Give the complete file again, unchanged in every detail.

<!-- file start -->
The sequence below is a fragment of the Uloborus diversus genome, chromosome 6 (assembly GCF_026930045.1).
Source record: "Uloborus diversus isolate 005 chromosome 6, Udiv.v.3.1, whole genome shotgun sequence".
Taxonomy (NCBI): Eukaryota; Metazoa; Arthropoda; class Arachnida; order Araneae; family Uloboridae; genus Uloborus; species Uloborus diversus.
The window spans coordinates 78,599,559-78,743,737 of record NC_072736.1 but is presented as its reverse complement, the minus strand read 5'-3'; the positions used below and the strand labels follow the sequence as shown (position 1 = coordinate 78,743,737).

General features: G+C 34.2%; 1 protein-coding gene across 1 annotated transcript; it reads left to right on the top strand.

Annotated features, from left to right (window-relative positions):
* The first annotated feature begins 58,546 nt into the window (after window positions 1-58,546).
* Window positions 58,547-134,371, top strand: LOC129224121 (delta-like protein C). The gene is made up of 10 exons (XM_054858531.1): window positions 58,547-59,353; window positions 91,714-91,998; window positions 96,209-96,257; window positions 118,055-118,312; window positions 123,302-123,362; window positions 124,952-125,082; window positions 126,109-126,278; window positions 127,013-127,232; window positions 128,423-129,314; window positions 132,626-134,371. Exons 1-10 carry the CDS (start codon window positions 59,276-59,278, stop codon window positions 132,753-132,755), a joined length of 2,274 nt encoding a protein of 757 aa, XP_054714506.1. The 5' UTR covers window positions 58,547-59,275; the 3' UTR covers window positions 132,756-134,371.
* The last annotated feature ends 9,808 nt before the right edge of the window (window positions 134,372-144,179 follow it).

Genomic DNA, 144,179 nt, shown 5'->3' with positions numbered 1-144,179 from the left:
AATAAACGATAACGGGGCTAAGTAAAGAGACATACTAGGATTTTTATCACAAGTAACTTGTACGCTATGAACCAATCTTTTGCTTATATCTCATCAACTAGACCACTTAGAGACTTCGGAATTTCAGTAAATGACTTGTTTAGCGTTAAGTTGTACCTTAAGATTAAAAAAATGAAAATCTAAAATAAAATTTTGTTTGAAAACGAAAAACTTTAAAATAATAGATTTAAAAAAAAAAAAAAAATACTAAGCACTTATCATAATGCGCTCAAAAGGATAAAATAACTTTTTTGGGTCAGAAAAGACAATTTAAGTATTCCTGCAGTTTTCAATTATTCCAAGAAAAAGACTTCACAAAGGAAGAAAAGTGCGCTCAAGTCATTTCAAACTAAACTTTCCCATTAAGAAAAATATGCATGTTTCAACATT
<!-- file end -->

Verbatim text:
The sequence below is a fragment of the Uloborus diversus genome, chromosome 6 (assembly GCF_026930045.1).
Source record: "Uloborus diversus isolate 005 chromosome 6, Udiv.v.3.1, whole genome shotgun sequence".
Taxonomy (NCBI): Eukaryota; Metazoa; Arthropoda; class Arachnida; order Araneae; family Uloboridae; genus Uloborus; species Uloborus diversus.
The window spans coordinates 78,599,559-78,743,737 of record NC_072736.1 but is presented as its reverse complement, the minus strand read 5'-3'; the positions used below and the strand labels follow the sequence as shown (position 1 = coordinate 78,743,737).

General features: G+C 34.2%; 1 protein-coding gene across 1 annotated transcript; it reads left to right on the top strand.

Annotated features, from left to right (window-relative positions):
* The first annotated feature begins 58,546 nt into the window (after window positions 1-58,546).
* Window positions 58,547-134,371, top strand: LOC129224121 (delta-like protein C). The gene is made up of 10 exons (XM_054858531.1): window positions 58,547-59,353; window positions 91,714-91,998; window positions 96,209-96,257; window positions 118,055-118,312; window positions 123,302-123,362; window positions 124,952-125,082; window positions 126,109-126,278; window positions 127,013-127,232; window positions 128,423-129,314; window positions 132,626-134,371. Exons 1-10 carry the CDS (start codon window positions 59,276-59,278, stop codon window positions 132,753-132,755), a joined length of 2,274 nt encoding a protein of 757 aa, XP_054714506.1. The 5' UTR covers window positions 58,547-59,275; the 3' UTR covers window positions 132,756-134,371.
* The last annotated feature ends 9,808 nt before the right edge of the window (window positions 134,372-144,179 follow it).

Genomic DNA, 144,179 nt, shown 5'->3' with positions numbered 1-144,179 from the left:
AATAAACGATAACGGGGCTAAGTAAAGAGACATACTAGGATTTTTATCACAAGTAACTTGTACGCTATGAACCAATCTTTTGCTTATATCTCATCAACTAGACCACTTAGAGACTTCGGAATTTCAGTAAATGACTTGTTTAGCGTTAAGTTGTACCTTAAGATTAAAAAAATGAAAATCTAAAATAAAATTTTGTTTGAAAACGAAAAACTTTAAAATAATAGATTTAAAAAAAAAAAAAAAATACTAAGCACTTATCATAATGCGCTCAAAAGGATAAAATAACTTTTTTGGGTCAGAAAAGACAATTTAAGTATTCCTGCAGTTTTCAATTATTCCAAGAAAAAGACTTCACAAAGGAAGAAAAGTGCGCTCAAGTCATTTCAAACTAAACTTTCCCATTAAGAAAAATATGCATGTTTCAACATT